O'Leary knows failure could break up team

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The Independent Online

David O'Leary believes Leeds will have to consider bids for their best players this summer if the club fail to qualify for next season's Champions' League. The implications of missing out for a second successive year on a highly lucrative competition, one that earned Leeds £22m last season en route to the semi-finals, are considerable. O'Leary has spent nearly £100m gross on players during his three and a half years in charge, while Leeds are going ahead with their plans to move into a new £70m stadium for the start of the 2004-05 season.

Although the Leeds chairman, Peter Ridsdale, has said he would prefer to offload fringe players, he could be tempted to start listening to offers for those he has previously stated are not for sale at any price. Over the last 12 months Ridsdale has rejected substantial bids for the likes of Rio Ferdinand, Harry Kewell, Olivier Dacourt and Mark Viduka – a quartet in today's market who would more than likely bring in a combined total of £75m.

All four have been linked with the financial heavyweights in Spain and Italy, and if Leeds are unable to offer Champions' League football next season, they would surely renew their efforts to prise them away.

"Bids come in one way or the other," stated O'Leary, ahead of tonight's return leg of the Uefa Cup fourth-round game against the reigning Dutch champions, PSV Eindhoven. The first leg last week ended goalless.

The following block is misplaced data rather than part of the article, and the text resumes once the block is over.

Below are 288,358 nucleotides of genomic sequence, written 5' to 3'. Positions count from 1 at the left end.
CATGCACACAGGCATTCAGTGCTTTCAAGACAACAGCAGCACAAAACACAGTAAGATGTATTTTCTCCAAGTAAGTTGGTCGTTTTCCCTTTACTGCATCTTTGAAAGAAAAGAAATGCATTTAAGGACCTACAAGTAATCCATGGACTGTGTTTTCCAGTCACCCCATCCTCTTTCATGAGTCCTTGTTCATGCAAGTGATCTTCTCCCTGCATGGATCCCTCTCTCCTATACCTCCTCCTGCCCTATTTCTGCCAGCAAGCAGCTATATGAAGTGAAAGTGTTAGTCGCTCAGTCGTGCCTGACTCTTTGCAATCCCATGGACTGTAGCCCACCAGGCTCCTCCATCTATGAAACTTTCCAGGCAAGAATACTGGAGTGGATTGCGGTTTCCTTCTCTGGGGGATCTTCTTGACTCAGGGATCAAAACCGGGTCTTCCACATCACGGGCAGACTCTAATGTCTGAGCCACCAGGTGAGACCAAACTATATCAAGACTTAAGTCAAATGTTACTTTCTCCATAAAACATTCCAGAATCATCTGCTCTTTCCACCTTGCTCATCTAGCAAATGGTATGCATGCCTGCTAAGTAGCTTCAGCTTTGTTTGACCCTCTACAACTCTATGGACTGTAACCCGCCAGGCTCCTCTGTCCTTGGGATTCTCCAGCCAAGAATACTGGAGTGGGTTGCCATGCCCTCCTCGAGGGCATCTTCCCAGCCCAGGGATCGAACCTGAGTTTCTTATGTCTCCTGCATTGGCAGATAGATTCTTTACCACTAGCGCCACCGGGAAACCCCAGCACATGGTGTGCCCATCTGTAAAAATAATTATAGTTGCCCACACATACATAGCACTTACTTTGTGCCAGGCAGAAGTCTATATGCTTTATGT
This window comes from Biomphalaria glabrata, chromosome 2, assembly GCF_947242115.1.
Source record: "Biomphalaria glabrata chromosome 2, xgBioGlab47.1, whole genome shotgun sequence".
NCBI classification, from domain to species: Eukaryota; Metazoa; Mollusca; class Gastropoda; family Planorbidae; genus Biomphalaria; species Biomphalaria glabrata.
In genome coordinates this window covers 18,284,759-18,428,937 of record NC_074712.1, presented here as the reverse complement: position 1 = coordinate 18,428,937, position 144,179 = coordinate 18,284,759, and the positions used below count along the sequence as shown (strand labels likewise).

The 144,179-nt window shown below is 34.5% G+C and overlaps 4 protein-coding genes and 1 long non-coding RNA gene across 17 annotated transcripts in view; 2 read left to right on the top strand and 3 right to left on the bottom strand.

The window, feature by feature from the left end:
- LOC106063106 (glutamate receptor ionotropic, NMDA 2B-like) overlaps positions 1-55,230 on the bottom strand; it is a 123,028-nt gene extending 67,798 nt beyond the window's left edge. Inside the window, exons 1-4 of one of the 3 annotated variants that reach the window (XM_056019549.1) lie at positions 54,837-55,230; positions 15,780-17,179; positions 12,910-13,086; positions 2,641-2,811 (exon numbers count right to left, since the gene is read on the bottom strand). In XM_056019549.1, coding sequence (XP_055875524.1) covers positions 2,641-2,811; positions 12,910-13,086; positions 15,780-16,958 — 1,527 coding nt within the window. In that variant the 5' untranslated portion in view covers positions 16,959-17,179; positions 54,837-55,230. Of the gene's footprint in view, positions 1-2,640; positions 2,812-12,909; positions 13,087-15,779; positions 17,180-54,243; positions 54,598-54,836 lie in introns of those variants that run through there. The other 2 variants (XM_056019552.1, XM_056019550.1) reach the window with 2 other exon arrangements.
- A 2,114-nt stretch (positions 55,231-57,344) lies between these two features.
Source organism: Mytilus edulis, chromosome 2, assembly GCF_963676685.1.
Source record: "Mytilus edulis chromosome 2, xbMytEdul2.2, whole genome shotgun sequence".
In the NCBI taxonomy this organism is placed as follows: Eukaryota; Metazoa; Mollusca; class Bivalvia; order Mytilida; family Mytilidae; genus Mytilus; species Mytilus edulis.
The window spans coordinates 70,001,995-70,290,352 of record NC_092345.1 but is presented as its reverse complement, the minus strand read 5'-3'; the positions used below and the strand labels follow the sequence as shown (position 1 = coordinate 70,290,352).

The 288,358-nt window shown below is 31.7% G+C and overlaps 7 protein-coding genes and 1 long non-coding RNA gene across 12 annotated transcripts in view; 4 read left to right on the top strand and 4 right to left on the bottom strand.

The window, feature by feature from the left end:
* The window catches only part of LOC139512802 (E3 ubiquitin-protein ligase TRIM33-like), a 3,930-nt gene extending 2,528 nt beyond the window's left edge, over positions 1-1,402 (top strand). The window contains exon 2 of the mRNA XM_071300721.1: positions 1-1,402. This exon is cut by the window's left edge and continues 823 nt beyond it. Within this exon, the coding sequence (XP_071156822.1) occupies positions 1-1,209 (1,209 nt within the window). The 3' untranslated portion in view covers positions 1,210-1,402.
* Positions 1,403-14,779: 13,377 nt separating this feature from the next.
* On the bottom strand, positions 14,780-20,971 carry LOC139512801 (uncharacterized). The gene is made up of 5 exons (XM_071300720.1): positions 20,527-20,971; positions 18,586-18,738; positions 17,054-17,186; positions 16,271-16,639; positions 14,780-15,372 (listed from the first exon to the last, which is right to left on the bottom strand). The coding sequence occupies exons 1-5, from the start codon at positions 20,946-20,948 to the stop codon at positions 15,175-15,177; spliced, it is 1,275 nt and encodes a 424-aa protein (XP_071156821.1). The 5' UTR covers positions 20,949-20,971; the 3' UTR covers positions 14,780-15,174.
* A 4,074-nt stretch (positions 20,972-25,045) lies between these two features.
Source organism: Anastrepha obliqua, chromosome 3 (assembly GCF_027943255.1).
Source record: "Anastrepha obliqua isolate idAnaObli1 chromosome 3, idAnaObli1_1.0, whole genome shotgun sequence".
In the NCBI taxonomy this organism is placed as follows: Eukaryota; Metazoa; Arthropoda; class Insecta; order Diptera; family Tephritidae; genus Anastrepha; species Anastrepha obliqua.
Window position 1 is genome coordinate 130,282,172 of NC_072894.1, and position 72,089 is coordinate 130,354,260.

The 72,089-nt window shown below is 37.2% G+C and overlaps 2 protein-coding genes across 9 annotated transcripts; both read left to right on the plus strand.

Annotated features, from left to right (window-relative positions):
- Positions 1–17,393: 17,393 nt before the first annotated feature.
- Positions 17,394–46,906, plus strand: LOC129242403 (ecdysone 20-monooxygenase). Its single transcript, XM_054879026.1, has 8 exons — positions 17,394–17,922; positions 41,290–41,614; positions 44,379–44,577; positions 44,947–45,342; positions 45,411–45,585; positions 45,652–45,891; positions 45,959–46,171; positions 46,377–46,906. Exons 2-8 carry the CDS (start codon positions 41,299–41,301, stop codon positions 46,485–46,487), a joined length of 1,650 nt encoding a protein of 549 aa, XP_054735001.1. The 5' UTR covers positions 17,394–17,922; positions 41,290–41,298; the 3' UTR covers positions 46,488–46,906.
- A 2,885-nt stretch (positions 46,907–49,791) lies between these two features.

"The Champions' League is an excuse, a nice little spin for players because if they want to go then they will go whether we are in the Champions' League or not," O'Leary said. "Those we have bought and spent good money on, they are good players, so we will always get bids for them, and I hope we continue to get bids for them because it shows just how good they are."

The odds on Leeds finishing in the top four are increasing following a run that has seen them slip from top of the Premiership on New Year's Day to sixth as they have picked up three points from their last six league matches.

O'Leary is refusing to give up on the possibility of Leeds claiming a Champions' League place, a target he has had his sights on since the start of the season. But he would settle for the Uefa Cup, even though he knows it would not make Leeds plc's money-men happy.

"The Uefa Cup is now the only competition where we have a chance of delivering some silverware this season," he said. "So if we win the Uefa Cup, but are not in the Champions' League, I would be delighted with that.

"There are some big teams of high quality left in it. If we get through, we'll play either Feyenoord or Rangers, and I'm very impressed with Valencia and Inter Milan. But if we win this game and get into the next round, it will give everyone a big lift."

Lee Bowyer, Alan Smith and Danny Mills – who all started in the first leg – return from domestic suspension to boost a squad which is without the ineligible Robbie Fowler, who played for Liverpool in the Champions' League. Olivier Dacourt is unlikely to play due to an upper thigh strain, so David Batty, who replaced Dacourt at half-time at the weekend, is likely to start if the Frenchman fails a fitness test.

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